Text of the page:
Wednesday, March 25, 2015

Blemished Wishes

On the way back from the restroom at a local business, I noticed a new sign: Best Wishes

This sign never makes sense to me.  Nobody ever offers mediocre wishes, or damaged wishes. I wouldn’t know where to look for used wishes or remaindered wishes, or seconds. 

I expect any business I patronize to want the best for me, if for no other reason than their desire that I come back and buy more stuff from them.

On the other hand I sometimes have bossy wishes or greedy wishes when I think about companies I patronize.

Last weekend I took the Greyhound bus to New York City to see a play.  I had planned to make a day of it.  I booked what I thought was an express bus for 9:15 in the morning. The play didn’t start until 2 PM.  It’s usually a 2 hour bus ride, so that would give me plenty of time for people watching and eating lunch at a restaurant. 

My husband and I arrived half an hour early to make sure we could get seats next to each other. Upon arrival, we learned that our tickets were not for the express bus, but rather for the stop-and-go bus that takes 25 minutes longer.  

When the 9 AM express bus arrived at the station, they let 4 people who had arrived before us board because there were empty seats.

No bus came at 9:15.  

When the 9:30 express bus arrived, they decided that none of us could have the empty seats because we had the wrong kind of tickets.

When the 10 AM stop-and-go bus arrived, they decided that none of us waiting for the 9:15 bus could ride it because there were people who had tickets for the 10 AM bus.

Finally at 10:45 our bus arrived.  It had stopped and picked up passengers earlier and it did not have enough seats for all of us.  Since my husband and I were now at the front of the line, we did get to ride on it.  It actually took 2 hours and 45 minutes to get to NYC.  So, our 2 hour ride took over 4 hours to get us to NYC, and I have no idea when or if the passengers left behind arrived.  Perhaps they were allowed on the 11 AM bus, if it had empty seats.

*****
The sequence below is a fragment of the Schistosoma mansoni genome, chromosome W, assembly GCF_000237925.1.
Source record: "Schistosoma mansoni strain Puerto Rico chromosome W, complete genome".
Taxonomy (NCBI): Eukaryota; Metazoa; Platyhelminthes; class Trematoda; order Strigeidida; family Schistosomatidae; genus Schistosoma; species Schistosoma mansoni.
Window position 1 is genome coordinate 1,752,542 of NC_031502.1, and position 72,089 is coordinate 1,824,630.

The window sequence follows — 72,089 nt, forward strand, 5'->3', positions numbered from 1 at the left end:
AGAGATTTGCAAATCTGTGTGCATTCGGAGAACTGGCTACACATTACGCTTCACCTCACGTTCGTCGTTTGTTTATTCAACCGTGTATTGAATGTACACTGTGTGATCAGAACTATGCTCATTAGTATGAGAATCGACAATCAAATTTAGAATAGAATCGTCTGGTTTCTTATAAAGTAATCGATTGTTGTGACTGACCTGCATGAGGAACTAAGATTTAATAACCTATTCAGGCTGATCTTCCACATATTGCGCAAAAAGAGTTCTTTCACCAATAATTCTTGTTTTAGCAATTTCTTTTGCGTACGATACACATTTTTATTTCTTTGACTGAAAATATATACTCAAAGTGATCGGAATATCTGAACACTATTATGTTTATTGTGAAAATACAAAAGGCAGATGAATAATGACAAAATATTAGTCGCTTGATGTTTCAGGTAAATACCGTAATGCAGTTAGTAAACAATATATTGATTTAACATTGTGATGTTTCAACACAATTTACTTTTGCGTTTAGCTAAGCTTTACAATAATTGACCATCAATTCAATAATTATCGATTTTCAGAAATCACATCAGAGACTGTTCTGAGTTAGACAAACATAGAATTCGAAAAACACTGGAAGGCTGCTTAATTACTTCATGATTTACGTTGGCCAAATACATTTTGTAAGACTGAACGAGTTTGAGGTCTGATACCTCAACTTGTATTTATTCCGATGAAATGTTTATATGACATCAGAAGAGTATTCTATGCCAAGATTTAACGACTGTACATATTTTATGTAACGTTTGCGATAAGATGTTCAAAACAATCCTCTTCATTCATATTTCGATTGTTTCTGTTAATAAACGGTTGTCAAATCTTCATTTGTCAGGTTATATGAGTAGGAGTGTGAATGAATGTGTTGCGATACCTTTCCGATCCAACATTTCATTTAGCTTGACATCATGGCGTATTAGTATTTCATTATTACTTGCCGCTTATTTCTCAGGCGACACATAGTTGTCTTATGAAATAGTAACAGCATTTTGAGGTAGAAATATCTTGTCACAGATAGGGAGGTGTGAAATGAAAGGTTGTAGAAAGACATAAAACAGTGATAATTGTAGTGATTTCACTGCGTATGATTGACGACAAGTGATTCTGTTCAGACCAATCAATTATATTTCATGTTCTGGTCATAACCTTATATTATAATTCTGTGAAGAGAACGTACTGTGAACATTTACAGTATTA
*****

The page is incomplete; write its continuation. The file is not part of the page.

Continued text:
When an airline messes up like this they apologize. They buy seats from passengers on oversold flights.  They give everyone free miles on their account.  At no time did Greyhound apologize.  They acted like we passengers were being unreasonable to want to go to our ticket destinations.  I sent them an email explaining that I wish they’d improve.  They didn’t bother to respond.

I have blemished wishes for them.  I know that’s not going to accomplish anything.  But then best wishes don’t accomplish anything either. 

Friday, March 20, 2015

Evolution of a Story

A friend sent me what he said was an old spiritual teaching story. 

The premise fascinated me, but the tale had no plot.  In the beginning, the protag had a problem. This was a worthy problem – definitely worth writing about. The protag went to a spiritual teacher who gave him an answer. The answer caused another problem. Again, the protag went to the teacher, who gave him another answer. End of story.

So, of course, I rewrote the story. In my version, the protag makes mistakes, matures and solves her own problem – in fact, she solves two problems at once.

I felt that thrill of discovery and accomplishment when I wrote it. Jubilantly, I took it to my local writers group.

Of course, they trashed it.  But in a nice way.  They told me where it stuck in their craws.

I rewrote it – now sure that I had something commercial in my hopper.  I sent it to agents. I sent it to the few publishers who look at over-the-transom manuscripts.  Most ignored me.  The ones who responded gave me that “not suitable for our list at this time” letter, which means nothing. I could get that response if I sent a blank piece of paper. 

I’m a professional. I don’t think I’ve lost my talent. In fact, I feel like my story-telling ability has improved over time.  This story is a keeper.

When I do find an editor, I may have to do more rewriting. But the core of the story will remain intact.  I've been a writer long enough to know that the story in my head may need to take a different shape before it effectively communicates with other people's heads.

Off it goes in another envelope to another possible buyer.